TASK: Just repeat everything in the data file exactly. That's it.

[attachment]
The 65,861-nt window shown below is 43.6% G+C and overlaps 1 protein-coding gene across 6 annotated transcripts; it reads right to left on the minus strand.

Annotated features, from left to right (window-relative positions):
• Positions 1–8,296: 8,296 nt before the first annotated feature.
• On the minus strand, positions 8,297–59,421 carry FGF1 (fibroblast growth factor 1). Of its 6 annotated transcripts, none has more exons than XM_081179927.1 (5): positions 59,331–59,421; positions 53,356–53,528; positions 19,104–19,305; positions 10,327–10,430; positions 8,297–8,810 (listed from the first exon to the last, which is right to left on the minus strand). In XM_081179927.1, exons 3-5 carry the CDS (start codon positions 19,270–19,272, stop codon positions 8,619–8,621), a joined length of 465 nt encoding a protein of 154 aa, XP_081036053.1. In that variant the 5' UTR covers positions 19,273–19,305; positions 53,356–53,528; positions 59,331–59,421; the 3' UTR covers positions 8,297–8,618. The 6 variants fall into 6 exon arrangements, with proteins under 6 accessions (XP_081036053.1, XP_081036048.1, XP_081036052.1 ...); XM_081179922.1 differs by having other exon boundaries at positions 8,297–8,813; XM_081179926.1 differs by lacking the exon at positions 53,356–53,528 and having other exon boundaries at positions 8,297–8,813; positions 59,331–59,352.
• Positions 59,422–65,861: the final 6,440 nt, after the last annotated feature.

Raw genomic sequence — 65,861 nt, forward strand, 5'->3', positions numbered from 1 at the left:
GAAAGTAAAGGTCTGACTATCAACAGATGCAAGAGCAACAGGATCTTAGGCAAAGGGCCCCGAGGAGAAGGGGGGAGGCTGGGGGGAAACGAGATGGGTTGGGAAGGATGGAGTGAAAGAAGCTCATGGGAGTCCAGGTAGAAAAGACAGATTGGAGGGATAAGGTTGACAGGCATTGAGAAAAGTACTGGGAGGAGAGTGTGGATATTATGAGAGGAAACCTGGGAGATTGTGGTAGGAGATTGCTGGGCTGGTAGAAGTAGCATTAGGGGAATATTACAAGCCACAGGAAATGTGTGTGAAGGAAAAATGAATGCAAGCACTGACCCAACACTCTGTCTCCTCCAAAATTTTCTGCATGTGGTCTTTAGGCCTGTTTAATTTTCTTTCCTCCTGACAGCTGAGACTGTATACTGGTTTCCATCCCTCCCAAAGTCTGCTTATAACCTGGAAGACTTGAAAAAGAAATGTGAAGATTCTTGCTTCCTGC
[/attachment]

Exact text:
The 65,861-nt window shown below is 43.6% G+C and overlaps 1 protein-coding gene across 6 annotated transcripts; it reads right to left on the minus strand.

Annotated features, from left to right (window-relative positions):
• Positions 1–8,296: 8,296 nt before the first annotated feature.
• On the minus strand, positions 8,297–59,421 carry FGF1 (fibroblast growth factor 1). Of its 6 annotated transcripts, none has more exons than XM_081179927.1 (5): positions 59,331–59,421; positions 53,356–53,528; positions 19,104–19,305; positions 10,327–10,430; positions 8,297–8,810 (listed from the first exon to the last, which is right to left on the minus strand). In XM_081179927.1, exons 3-5 carry the CDS (start codon positions 19,270–19,272, stop codon positions 8,619–8,621), a joined length of 465 nt encoding a protein of 154 aa, XP_081036053.1. In that variant the 5' UTR covers positions 19,273–19,305; positions 53,356–53,528; positions 59,331–59,421; the 3' UTR covers positions 8,297–8,618. The 6 variants fall into 6 exon arrangements, with proteins under 6 accessions (XP_081036053.1, XP_081036048.1, XP_081036052.1 ...); XM_081179922.1 differs by having other exon boundaries at positions 8,297–8,813; XM_081179926.1 differs by lacking the exon at positions 53,356–53,528 and having other exon boundaries at positions 8,297–8,813; positions 59,331–59,352.
• Positions 59,422–65,861: the final 6,440 nt, after the last annotated feature.

Raw genomic sequence — 65,861 nt, forward strand, 5'->3', positions numbered from 1 at the left:
GAAAGTAAAGGTCTGACTATCAACAGATGCAAGAGCAACAGGATCTTAGGCAAAGGGCCCCGAGGAGAAGGGGGGAGGCTGGGGGGAAACGAGATGGGTTGGGAAGGATGGAGTGAAAGAAGCTCATGGGAGTCCAGGTAGAAAAGACAGATTGGAGGGATAAGGTTGACAGGCATTGAGAAAAGTACTGGGAGGAGAGTGTGGATATTATGAGAGGAAACCTGGGAGATTGTGGTAGGAGATTGCTGGGCTGGTAGAAGTAGCATTAGGGGAATATTACAAGCCACAGGAAATGTGTGTGAAGGAAAAATGAATGCAAGCACTGACCCAACACTCTGTCTCCTCCAAAATTTTCTGCATGTGGTCTTTAGGCCTGTTTAATTTTCTTTCCTCCTGACAGCTGAGACTGTATACTGGTTTCCATCCCTCCCAAAGTCTGCTTATAACCTGGAAGACTTGAAAAAGAAATGTGAAGATTCTTGCTTCCTGC